“See, now ‘this’ is a t-shirt worth wearing at work.”
“It is too nice for work.”
“Then you put them on for parties.”
“I do not go to parties.”
“Paula, you are impossible.”
“No I am not.”
“Do you like this one?”

Eventually Tilda and Luna got tired before Paula had had enough. Eating out was not an option but getting a bus home was.
“Wait, let me take the last picture!” Luna looked at a fixed point and Tilda and Paula followed her glance. Two men stood one on each side of a shop door, each talking on their mobile phone, hopefully each on a different conversation. It was a funny sight and Luna got her camera out. Too late though. One of the men finished his conversation and disappeared into the shop. Far from looking disappointed, Luna looked at Tilda with a smile.
“You have a mobile phone don’t you? So does Paula. Now, you two. Stand on each side of that shop. Good. Paula, look to your left. Tilda, look to your right. Look up, both of you. Paula, not like that. You need to pretend you are talking on the phone. Look, like Tilda is doing. Yes. Now look up again. OK stand there for a bit. Nice. A bit more … OK thank you so much you too.”
Tilda laughed. Paula was not sure what she was laughing at but she had to admit the situation was funny.
“Tilda, you really looked like a disgusting posh model on the phone, and bored.”
Paula expected a compliment too.
“You didn’t look so good.”
“I think we looked just fine. The finest example of rampant bored and empty consumerism.”


In English below

O” yo puedo hacer algo por ti, tú haces algo para algún otro, y ese algún otro hace algo para mí.”
“Y cómo sabes que esos dos están haciendo algo el uno al otro?”
“No sé. Puede no ser importante. Hay un sistema de contar los servicios o cosas que te dan, y qué haces para otros. Así sabes si estás en deuda o no. Pero se hace con una unidad de servicio, no es dinero.”
“Suena un poco como el dinero.”
“Solo que no produce interés, ni puede ser prestado, no hay ninguna ventaja en la acumulación. Y no hay inflación tampoco.”
“Qué decís sobre el taller del comercio justo, cómo fue?”
“Había esta chica extraña. Hablábamos de las dificultades que estamos teniendo como organizaciones de comercio justo, que resultan ser barreras puestas allí por el capitalismo, las instituciones, las corporaciones. Así que de hecho estamos luchando contra el capitalismo. Y esta muchacha va y dice, el capitalismo no es ese demonio que queremos retratar, que no es ese malo.”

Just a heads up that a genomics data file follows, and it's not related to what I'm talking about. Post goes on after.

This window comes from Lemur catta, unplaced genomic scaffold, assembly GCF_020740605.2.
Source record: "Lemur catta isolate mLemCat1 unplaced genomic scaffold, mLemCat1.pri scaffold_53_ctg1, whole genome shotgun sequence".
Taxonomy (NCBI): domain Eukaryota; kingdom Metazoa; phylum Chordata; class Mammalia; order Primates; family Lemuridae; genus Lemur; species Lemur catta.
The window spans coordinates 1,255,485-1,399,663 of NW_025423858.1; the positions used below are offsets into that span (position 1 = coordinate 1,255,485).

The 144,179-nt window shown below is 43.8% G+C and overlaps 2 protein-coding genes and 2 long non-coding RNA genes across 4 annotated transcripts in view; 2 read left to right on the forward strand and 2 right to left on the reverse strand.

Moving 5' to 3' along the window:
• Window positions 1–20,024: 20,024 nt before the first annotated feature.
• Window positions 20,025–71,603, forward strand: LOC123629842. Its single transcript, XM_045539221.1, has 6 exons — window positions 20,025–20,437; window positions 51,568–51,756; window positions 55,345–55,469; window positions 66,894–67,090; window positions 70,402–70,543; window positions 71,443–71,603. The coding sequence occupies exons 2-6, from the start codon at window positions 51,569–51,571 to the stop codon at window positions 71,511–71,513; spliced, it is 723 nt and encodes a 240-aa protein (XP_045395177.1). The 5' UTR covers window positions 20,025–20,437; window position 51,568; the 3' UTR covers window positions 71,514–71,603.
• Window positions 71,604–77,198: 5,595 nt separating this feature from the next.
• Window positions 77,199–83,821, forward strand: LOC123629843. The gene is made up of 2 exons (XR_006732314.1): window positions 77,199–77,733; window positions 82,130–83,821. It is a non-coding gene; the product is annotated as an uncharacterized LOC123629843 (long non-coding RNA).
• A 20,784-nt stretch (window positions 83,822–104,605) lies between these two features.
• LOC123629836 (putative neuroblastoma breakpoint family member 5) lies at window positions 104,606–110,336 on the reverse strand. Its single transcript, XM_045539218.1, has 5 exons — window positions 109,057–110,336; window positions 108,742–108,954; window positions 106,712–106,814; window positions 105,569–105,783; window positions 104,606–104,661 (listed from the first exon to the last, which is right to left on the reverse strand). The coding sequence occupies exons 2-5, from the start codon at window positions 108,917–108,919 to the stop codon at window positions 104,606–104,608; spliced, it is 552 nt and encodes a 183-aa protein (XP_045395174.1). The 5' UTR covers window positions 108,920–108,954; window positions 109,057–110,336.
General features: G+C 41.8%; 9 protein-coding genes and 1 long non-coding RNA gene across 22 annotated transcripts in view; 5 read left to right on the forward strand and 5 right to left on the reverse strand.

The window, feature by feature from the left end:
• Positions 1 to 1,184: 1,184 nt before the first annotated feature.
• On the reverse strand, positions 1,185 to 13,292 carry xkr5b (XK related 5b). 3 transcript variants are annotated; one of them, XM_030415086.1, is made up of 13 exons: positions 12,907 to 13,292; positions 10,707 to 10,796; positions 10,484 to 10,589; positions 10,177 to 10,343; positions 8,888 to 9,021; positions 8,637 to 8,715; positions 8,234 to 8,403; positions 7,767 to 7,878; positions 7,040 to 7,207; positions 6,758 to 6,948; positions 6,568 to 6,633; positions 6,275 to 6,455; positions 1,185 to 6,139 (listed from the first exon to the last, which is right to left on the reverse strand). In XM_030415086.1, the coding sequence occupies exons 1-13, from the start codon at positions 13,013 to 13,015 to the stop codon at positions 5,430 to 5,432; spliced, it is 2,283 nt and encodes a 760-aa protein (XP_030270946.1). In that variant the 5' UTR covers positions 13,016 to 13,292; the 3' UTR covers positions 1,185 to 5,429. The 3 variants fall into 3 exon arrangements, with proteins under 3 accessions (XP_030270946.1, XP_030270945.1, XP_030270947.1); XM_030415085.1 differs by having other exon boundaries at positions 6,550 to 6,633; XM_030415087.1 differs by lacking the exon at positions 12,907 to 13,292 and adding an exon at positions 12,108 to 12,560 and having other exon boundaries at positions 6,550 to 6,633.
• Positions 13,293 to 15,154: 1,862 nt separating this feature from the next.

“Hmm. No le has dicho nada?”
“Vaya si le he dicho. Le dije, ‘Si piensas que el capitalismo no es tan malo, entonces no sabes de qué va el comercio justo.’ Porque no lo sabes, no?”
asintieron todos y mantuvieron el silencio; Paula se sentía contenta de haber viajado para aprender tanto.


Or I can do something for you, you do something for some one else, and that some one else does something for me.”
“And how do you know, that those two are doing something to each other?”
“I don’t know. It may not be important. There is a system of counting the services or things you are given, and what you do for others. So you know if you are in debt or not. But it is done with a service unit, it is not money.”
“It sounds a bit like money.”
“But it does not produce interest, it can not be lent, there is no advantage in accumulating it. And there is no inflation either.”
“What about the fair trade workshop, how did it go?”
“There was this weird girl. We were talking about the difficulties we are having as fair trade organisations, which they turn out to be barriers put there by capitalism, the institutions, the corporations. So we are in fact fighting up front against capitalism. And this girl just says, that capitalism is not that evil we want to portray, that it is not that bad.”
“Hmm. Did you not tell her anything.”
“Damn sure I did. It told her, ‘If you don’t think capitalism is not that bad, then you don’t know what fair trade is about.’ Because you don’t, do you?”
They all nodded and kept in silence; Paula felt glad she had travelled to learn so much.